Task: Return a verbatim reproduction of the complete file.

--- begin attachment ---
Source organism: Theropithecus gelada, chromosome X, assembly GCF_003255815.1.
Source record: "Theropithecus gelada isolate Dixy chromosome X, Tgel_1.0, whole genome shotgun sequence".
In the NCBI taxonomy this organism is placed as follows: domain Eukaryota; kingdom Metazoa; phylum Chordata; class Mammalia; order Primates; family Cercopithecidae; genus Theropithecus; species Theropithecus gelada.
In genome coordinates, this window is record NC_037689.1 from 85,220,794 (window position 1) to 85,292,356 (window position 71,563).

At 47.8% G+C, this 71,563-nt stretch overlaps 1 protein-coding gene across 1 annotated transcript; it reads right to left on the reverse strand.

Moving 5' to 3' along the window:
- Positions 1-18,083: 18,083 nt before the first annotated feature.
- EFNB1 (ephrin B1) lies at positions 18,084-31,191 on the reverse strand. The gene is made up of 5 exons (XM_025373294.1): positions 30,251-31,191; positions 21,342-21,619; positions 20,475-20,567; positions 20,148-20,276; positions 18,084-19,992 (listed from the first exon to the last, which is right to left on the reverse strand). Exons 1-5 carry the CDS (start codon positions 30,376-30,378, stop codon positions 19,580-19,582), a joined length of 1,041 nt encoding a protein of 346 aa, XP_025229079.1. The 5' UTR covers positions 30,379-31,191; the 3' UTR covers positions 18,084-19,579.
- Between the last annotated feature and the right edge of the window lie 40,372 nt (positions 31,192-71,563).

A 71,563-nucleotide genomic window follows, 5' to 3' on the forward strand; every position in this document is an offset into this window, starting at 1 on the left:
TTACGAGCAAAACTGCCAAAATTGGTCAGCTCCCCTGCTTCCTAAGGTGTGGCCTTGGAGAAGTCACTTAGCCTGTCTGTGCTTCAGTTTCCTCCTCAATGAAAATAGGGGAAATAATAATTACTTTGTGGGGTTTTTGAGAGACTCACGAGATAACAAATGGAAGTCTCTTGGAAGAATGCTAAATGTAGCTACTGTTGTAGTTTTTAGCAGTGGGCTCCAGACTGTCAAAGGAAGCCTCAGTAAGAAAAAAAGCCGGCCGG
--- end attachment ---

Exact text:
Source organism: Theropithecus gelada, chromosome X, assembly GCF_003255815.1.
Source record: "Theropithecus gelada isolate Dixy chromosome X, Tgel_1.0, whole genome shotgun sequence".
In the NCBI taxonomy this organism is placed as follows: domain Eukaryota; kingdom Metazoa; phylum Chordata; class Mammalia; order Primates; family Cercopithecidae; genus Theropithecus; species Theropithecus gelada.
In genome coordinates, this window is record NC_037689.1 from 85,220,794 (window position 1) to 85,292,356 (window position 71,563).

At 47.8% G+C, this 71,563-nt stretch overlaps 1 protein-coding gene across 1 annotated transcript; it reads right to left on the reverse strand.

Moving 5' to 3' along the window:
- Positions 1-18,083: 18,083 nt before the first annotated feature.
- EFNB1 (ephrin B1) lies at positions 18,084-31,191 on the reverse strand. The gene is made up of 5 exons (XM_025373294.1): positions 30,251-31,191; positions 21,342-21,619; positions 20,475-20,567; positions 20,148-20,276; positions 18,084-19,992 (listed from the first exon to the last, which is right to left on the reverse strand). Exons 1-5 carry the CDS (start codon positions 30,376-30,378, stop codon positions 19,580-19,582), a joined length of 1,041 nt encoding a protein of 346 aa, XP_025229079.1. The 5' UTR covers positions 30,379-31,191; the 3' UTR covers positions 18,084-19,579.
- Between the last annotated feature and the right edge of the window lie 40,372 nt (positions 31,192-71,563).

A 71,563-nucleotide genomic window follows, 5' to 3' on the forward strand; every position in this document is an offset into this window, starting at 1 on the left:
TTACGAGCAAAACTGCCAAAATTGGTCAGCTCCCCTGCTTCCTAAGGTGTGGCCTTGGAGAAGTCACTTAGCCTGTCTGTGCTTCAGTTTCCTCCTCAATGAAAATAGGGGAAATAATAATTACTTTGTGGGGTTTTTGAGAGACTCACGAGATAACAAATGGAAGTCTCTTGGAAGAATGCTAAATGTAGCTACTGTTGTAGTTTTTAGCAGTGGGCTCCAGACTGTCAAAGGAAGCCTCAGTAAGAAAAAAAGCCGGCCGG